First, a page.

Since much policy is focused upon encouraging family support for elderly people, such reports raise an urgent need to complement demographic and epidemiological studies with socio cultural ones that will document issues of inter generation support, quality of life and financial need within family settings.
It is clear however that current economic policies which are to dismantle the fragile welfare provision ( of recent year) does not augur well for vulnerable groups. In fact the economic adjustment measure condemn millions of older people and older women in particular to be dependent upon uncertain and insecure family support as households, reel from the impacts of shrinking employment prospects, rising prices of the cost of essentials such as food, transport, & in particular healthcare.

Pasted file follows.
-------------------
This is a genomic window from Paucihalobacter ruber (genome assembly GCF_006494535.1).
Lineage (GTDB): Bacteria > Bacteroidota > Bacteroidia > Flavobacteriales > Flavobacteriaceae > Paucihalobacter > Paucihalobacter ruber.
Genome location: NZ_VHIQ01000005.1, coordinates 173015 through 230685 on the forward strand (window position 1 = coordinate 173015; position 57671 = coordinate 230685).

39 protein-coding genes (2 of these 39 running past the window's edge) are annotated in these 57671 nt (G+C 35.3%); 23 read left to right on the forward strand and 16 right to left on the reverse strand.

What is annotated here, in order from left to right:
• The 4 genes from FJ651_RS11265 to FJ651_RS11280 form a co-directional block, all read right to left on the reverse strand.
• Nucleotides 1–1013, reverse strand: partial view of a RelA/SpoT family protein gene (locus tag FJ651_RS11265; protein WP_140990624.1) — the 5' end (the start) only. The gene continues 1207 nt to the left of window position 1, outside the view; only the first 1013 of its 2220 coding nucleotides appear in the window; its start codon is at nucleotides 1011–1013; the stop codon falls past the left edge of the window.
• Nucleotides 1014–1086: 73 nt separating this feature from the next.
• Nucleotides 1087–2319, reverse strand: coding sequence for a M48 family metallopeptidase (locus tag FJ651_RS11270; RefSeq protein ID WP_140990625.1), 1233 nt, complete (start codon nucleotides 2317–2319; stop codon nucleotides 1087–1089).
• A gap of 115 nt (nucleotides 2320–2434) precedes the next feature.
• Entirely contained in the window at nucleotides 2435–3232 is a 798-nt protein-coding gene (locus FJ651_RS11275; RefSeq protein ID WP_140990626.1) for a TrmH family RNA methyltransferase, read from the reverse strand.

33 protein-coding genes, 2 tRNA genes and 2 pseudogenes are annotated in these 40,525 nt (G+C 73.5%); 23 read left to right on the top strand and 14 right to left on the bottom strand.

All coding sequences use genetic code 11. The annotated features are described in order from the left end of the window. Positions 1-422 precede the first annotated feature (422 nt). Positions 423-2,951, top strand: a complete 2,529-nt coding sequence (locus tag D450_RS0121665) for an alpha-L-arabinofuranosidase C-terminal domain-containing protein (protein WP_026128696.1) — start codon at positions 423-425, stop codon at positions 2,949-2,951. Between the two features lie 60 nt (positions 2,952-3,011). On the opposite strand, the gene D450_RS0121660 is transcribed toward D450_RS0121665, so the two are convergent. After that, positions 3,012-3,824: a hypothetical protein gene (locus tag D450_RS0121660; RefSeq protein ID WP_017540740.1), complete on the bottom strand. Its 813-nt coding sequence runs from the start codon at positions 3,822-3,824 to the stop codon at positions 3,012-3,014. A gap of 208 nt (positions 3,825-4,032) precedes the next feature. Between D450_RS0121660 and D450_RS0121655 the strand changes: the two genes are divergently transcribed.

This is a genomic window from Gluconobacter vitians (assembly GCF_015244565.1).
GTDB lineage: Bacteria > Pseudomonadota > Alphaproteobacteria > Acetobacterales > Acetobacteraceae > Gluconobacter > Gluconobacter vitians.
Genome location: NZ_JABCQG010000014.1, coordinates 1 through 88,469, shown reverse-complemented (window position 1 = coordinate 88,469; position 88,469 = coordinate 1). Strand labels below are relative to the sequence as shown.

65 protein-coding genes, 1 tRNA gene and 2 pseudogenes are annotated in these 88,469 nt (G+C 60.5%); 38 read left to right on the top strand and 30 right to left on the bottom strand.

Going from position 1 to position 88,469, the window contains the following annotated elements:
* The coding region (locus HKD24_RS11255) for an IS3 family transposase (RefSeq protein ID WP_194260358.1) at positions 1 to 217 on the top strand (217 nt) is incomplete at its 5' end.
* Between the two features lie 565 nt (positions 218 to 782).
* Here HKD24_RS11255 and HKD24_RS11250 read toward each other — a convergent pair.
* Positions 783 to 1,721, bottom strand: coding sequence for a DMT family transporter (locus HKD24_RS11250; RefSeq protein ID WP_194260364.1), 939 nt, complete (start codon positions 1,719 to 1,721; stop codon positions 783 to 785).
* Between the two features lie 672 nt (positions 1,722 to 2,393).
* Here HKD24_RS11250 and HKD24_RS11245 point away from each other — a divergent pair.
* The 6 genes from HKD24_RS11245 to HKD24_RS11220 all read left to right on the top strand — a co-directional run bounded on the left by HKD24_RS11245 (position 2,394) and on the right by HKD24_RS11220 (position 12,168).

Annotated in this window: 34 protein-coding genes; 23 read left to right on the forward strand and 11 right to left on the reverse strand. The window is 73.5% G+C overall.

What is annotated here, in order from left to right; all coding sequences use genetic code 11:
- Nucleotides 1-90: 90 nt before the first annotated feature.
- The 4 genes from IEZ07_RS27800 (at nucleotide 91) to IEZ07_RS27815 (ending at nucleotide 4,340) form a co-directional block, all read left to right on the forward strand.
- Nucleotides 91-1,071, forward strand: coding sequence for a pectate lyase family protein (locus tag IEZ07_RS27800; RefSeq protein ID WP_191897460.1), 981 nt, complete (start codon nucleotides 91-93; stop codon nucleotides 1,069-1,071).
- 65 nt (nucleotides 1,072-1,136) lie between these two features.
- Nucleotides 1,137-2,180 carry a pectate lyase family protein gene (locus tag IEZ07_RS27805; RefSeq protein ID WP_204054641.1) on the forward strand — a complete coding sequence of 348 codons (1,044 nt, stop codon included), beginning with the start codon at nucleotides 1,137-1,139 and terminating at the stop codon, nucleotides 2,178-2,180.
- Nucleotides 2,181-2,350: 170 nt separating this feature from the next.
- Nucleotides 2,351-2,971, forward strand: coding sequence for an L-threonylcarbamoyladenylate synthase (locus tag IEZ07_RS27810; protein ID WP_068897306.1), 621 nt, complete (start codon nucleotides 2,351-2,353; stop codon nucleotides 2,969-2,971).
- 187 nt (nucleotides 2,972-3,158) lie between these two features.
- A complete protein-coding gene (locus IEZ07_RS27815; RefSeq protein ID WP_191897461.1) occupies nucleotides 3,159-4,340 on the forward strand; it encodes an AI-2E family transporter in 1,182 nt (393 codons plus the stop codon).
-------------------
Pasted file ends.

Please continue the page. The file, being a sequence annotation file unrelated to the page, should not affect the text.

The structural dislocation caused by such measures exacerbate the already harsh conditions of living faced by the majority of the world's population, many of whom face a daily struggle for survival. This contradiction is reinforces global inequalities. it further removes the notions of 'healthy ageing' and 'active life expectancy' that are being called for and debated in international circles from the lives of most people in the world. It is not that these are entirely meaningless concepts but given the disparities in consumption and expenditure between developed and developing countries, it further reinforce the policy divide between the rich and the poor world wide.
*Dr. Kasturi Sen is Senior Research Associate at the Dept. of Public Health of the University of Cambridge, UK.